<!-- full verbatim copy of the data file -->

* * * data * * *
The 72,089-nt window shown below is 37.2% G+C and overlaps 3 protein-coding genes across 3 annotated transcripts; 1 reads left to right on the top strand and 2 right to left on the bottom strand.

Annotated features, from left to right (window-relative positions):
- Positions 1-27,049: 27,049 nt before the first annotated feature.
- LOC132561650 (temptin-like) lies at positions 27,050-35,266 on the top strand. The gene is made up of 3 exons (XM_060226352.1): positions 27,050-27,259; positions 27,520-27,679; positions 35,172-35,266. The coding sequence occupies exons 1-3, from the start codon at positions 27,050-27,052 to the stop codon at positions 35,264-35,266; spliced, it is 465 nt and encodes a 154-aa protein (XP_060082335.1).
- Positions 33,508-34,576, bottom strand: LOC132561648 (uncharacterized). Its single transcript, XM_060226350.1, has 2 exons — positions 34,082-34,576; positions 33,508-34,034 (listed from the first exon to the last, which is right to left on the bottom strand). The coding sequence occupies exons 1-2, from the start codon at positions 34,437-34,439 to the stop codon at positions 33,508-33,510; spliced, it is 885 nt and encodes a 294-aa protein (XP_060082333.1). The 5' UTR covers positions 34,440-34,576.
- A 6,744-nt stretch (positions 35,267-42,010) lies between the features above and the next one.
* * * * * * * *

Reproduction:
The 72,089-nt window shown below is 37.2% G+C and overlaps 3 protein-coding genes across 3 annotated transcripts; 1 reads left to right on the top strand and 2 right to left on the bottom strand.

Annotated features, from left to right (window-relative positions):
- Positions 1-27,049: 27,049 nt before the first annotated feature.
- LOC132561650 (temptin-like) lies at positions 27,050-35,266 on the top strand. The gene is made up of 3 exons (XM_060226352.1): positions 27,050-27,259; positions 27,520-27,679; positions 35,172-35,266. The coding sequence occupies exons 1-3, from the start codon at positions 27,050-27,052 to the stop codon at positions 35,264-35,266; spliced, it is 465 nt and encodes a 154-aa protein (XP_060082335.1).
- Positions 33,508-34,576, bottom strand: LOC132561648 (uncharacterized). Its single transcript, XM_060226350.1, has 2 exons — positions 34,082-34,576; positions 33,508-34,034 (listed from the first exon to the last, which is right to left on the bottom strand). The coding sequence occupies exons 1-2, from the start codon at positions 34,437-34,439 to the stop codon at positions 33,508-33,510; spliced, it is 885 nt and encodes a 294-aa protein (XP_060082333.1). The 5' UTR covers positions 34,440-34,576.
- A 6,744-nt stretch (positions 35,267-42,010) lies between the features above and the next one.